Researcher Spotlight: Miriam Linsenmeier, Ph.D., 2022 Milton Safenowitz Postdoctoral Fellow


To find new treatments and a cure for ALS, it’s vital to have a dedicated network of scientists working to advance our understanding of the disease and thinking creatively about solutions.

We are proud to support the development of bright, young researchers – and their innovative ideas – through our Milton Safenowitz Postdoctoral Fellowship Program. Established in memory of Milton Safenowitz by the Safenowitz family, this unique program encourages young scientists to enter and, importantly, remain in the ALS field. After completing this fellowship, more than 75% of awardees stay in ALS research. Many go on to establish their own laboratories and mentor more ALS researchers along the way.

During the 2022 funding cycle, five new Safenowitz fellows were selected from a highly competitive applicant pool, including Dr. Miriam Linsenmeier, a postdoctoral fellow at the University of Pennsylvania’s Perelman School of Medicine. We talked with her to learn more about her research, as well as her interests outside the lab.

What made you want to focus on ALS research?

My interest in ALS research ignited as an undergraduate student at Ulm University in Germany, where neurodegenerative diseases are among the core research areas. During an internship in the neuropathology laboratory, I learned about the complex cellular processes underlying the pathogenesis of ALS and how it dramatically affects patients and their families. From that moment, I wanted to contribute with my research to understand the molecular details of this devastating disease with the aim of finally developing an effective therapeutic. 

What are the goals of your funded research project?

The project centers on the protein TDP-43. This protein is normally located in the nucleus of neuronal cells, which control muscle contractions and movement. In more than 95% of people living with ALS, TDP-43 erroneously accumulates outside of the nucleus and loses its normal function. Likely, these processes are key events in the loss of neurons in ALS.

To create a treatment able to combat TDP-43-based ALS, a potential drug would need to be able to (1) prevent aberrant accumulation of TDP-43, and (2) transport the protein back to the cell nucleus to ensure its normal function. The goal of my funded project is to develop a novel protein-based drug candidate that exhibits this dual activity and antagonizes TDP-43 pathology in a specific and tailored way.

Luckily, nature has already developed proteins capable of performing this task. I will screen this protein family to identify the naturally most efficient candidate. I will then modify the top candidate to obtain an optimized variant. This modified version will be highly efficient and specialized in counteracting faulty TDP-43 accumulation and mislocalization at the same time.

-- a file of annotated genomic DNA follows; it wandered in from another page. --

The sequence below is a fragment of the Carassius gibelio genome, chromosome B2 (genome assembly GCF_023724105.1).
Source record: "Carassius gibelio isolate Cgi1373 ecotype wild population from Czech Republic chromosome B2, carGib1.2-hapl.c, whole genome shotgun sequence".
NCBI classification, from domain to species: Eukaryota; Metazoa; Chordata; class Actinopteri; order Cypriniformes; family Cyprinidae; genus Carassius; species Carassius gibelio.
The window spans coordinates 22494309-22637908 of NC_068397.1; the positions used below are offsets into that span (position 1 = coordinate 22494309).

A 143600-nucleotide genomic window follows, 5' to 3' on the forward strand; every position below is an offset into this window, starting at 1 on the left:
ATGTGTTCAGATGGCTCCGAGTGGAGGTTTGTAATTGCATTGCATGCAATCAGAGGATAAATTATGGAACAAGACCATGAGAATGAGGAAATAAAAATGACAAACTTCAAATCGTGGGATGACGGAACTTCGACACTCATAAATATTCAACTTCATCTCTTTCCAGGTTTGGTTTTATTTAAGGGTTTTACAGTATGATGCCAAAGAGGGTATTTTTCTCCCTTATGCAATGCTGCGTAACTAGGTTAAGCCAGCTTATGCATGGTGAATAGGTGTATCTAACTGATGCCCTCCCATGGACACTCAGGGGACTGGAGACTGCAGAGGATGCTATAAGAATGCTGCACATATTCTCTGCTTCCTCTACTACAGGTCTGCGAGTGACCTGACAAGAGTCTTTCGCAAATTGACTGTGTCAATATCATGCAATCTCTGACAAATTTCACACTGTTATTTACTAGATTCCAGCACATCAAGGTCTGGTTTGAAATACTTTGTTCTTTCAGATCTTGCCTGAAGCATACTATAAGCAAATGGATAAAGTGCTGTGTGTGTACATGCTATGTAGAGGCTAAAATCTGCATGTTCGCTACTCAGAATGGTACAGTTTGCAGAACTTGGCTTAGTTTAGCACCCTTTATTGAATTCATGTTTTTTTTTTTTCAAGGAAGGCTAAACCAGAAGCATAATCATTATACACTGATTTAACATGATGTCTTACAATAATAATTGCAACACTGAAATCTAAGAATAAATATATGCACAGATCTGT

I hope to further develop this drug candidate toward clinical application, paving the way to a successful ALS therapy.

How might your work impact the ALS community?

I hope to develop a promising novel drug candidate with the potential to be translated into an effective treatment. Perhaps our work may be able to give people living with ALS and their families a little bit of hope, knowing that many researchers around the globe are working tirelessly to develop a cure for ALS.

What role will this fellowship play in your research efforts?

The Milton Safenowitz Postdoctoral Fellowship will support the initial pre-clinical part of my research. A solid foundational understanding is essential for all future steps to reach the ultimate goal of developing an effective therapeutic for ALS.

What do you like most about working in the ALS research field?

I really enjoy the collaborative spirit within the global network of ALS researchers. They come from so many different scientific backgrounds. I have been inspired by the interactions with clinicians, biologists and biophysicists. They have made me think outside the box. I believe an interdisciplinary approach and sharing of expertise is crucial to move forward since ALS is such a complex disease.

What gives you hope that there will one day be a world without ALS?

The Ice Bucket Challenge over social media raised a lot of awareness about ALS and helped boost research through its fundraising. In turn, those funds produced many exciting and new discoveries over the last few years. These advances, together with newly developed technologies and bright, hard-working and passionate scientists, make me hopeful that we are well on our way to a world without ALS.

What do you like to do outside of the lab?

I love the outdoors, so activities such as running, hiking and skiing bring me joy. I regularly explore the different neighborhoods in Philadelphia, usually culminating in spending time in one of the parks with a nice cup of coffee and a book.

Is there anything else you’d like to add?

I am thankful for The ALS Association and the Safenowitz family for supporting my work! I am really grateful for this opportunity and very enthusiastic to work on this project.

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